The judgment in case C-510/21 originated from the damage suffered by a passenger on a flight operated by Austrian Airlines. The passenger was burned when a coffee pot containing hot coffee fell on him from a catering trolley. The passenger, who was burned, suffered inadequate treatment on board, the consequences of which became evident after some time.
The dispute between the passenger and Austrian Airlines has reached the Austrian Supreme Court, which has addressed a preliminary questionnaire to the Court of Justice relating to the interpretation of the Montreal Convention().
The Austrian judge has asked the Court of Justice to interpret the notion of “event” pursuant to this Convention to which the Regulation EC 2027/97 on the liability of air carries references to define their liability.
The Court of Justice has observed that the administration of inadequate first aid treatment to a passenger aboard an aircraft, which resulted in an aggravation of personal injuries, must be considered a harmful “event” with correspondence to the Montreal Convention that establishes the liability of the air carrier.
It must be noted that the fact of including the damage in question within the scope of a harmful event pursuant to the said Convention, guarantees the passenger the rapid and concrete compensation, and contextually avoiding the harmful event is attributable to national law, avoids discrimination and excess compensation or, on the contrary, unjustifiable compressions of the compensations itself.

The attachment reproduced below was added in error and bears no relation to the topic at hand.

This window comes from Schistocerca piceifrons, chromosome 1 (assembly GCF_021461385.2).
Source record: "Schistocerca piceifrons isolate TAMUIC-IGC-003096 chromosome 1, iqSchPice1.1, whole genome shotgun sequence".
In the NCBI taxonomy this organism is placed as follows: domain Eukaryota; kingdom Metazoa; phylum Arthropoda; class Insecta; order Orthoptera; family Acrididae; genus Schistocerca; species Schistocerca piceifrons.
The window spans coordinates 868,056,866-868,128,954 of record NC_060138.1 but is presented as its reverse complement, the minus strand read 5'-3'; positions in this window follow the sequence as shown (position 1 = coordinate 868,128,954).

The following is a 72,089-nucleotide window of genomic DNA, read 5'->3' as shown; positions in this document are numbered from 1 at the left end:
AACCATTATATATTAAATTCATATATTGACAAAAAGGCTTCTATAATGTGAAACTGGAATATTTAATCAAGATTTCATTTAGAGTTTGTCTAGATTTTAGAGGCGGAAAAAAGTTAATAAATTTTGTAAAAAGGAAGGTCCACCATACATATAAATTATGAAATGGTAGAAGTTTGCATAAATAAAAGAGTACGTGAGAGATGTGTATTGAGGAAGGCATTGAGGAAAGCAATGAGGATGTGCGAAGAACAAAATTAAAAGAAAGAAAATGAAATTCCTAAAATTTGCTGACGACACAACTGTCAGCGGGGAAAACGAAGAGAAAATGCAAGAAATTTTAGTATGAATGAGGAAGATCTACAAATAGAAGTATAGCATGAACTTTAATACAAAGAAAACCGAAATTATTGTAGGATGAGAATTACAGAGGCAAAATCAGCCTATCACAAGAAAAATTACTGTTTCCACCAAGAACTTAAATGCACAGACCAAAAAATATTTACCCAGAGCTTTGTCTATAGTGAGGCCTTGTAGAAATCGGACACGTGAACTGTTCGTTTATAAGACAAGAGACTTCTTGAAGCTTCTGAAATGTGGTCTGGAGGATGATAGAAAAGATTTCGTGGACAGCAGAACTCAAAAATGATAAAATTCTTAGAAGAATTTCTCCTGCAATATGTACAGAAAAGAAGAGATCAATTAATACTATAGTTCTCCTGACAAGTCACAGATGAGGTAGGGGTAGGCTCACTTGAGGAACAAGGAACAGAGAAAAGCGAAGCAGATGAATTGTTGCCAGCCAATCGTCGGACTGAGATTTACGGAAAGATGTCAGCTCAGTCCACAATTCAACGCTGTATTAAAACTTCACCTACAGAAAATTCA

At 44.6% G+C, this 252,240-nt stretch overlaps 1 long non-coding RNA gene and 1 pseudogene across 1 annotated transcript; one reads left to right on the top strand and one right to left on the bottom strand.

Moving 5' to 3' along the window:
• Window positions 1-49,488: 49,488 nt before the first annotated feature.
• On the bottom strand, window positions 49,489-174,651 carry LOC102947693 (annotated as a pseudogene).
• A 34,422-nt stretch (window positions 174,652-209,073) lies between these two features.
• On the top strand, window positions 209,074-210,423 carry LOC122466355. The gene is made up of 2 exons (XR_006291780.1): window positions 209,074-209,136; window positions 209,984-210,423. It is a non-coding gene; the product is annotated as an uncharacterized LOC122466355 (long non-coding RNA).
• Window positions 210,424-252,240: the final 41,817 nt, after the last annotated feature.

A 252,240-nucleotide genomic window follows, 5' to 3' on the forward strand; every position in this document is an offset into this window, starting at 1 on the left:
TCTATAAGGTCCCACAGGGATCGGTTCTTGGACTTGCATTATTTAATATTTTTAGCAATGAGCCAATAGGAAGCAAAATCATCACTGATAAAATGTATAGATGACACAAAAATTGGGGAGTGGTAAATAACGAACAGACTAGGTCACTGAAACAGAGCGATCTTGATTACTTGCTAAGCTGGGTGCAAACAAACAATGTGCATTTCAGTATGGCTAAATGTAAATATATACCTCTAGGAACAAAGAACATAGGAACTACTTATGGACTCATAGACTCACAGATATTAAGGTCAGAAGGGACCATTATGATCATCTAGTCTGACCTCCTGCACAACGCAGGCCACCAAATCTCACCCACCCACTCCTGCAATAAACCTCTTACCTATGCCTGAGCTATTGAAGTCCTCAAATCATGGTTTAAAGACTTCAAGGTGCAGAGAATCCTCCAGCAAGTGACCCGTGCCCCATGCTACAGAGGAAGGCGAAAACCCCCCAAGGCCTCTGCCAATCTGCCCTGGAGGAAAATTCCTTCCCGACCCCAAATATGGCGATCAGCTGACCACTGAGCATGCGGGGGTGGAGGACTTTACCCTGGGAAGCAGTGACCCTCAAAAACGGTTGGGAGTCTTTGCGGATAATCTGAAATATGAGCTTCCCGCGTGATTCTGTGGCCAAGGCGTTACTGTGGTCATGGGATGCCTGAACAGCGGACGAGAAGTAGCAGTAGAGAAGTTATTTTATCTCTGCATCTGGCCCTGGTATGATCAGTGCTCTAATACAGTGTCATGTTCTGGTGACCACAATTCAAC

The Court has then observed that this conclusion is in accordance with the Convention as “the States Parties thereto, recognising “the importance of ensuring protection of the interests of consumers in international carriage by air and the need for equitable compensation based on the principle of restitution’, decided to lay down a system of strict liability for air carriers. A system of that kind implies, however, as is apparent from the fifth recital of that convention, that an ‘equitable balance of interests’ be maintained, in particular the interests of air carriers and of passengers” (sentence point 25).
In fact, the Court had underlined that “by restricting the concept of ‘accident’, within the meaning of Article 17(1) of the Montreal Convention, to a series of intrinsically linked events that take place successively, without interruption, in space and time, that provision enables passengers to be compensated easily and swiftly, yet without imposing a very heavy compensation burden on air carriers, which would be difficult to determine and to calculate, and would be liable to undermine, and even paralyse, the economic activity of those carriers (sentence point 26)”.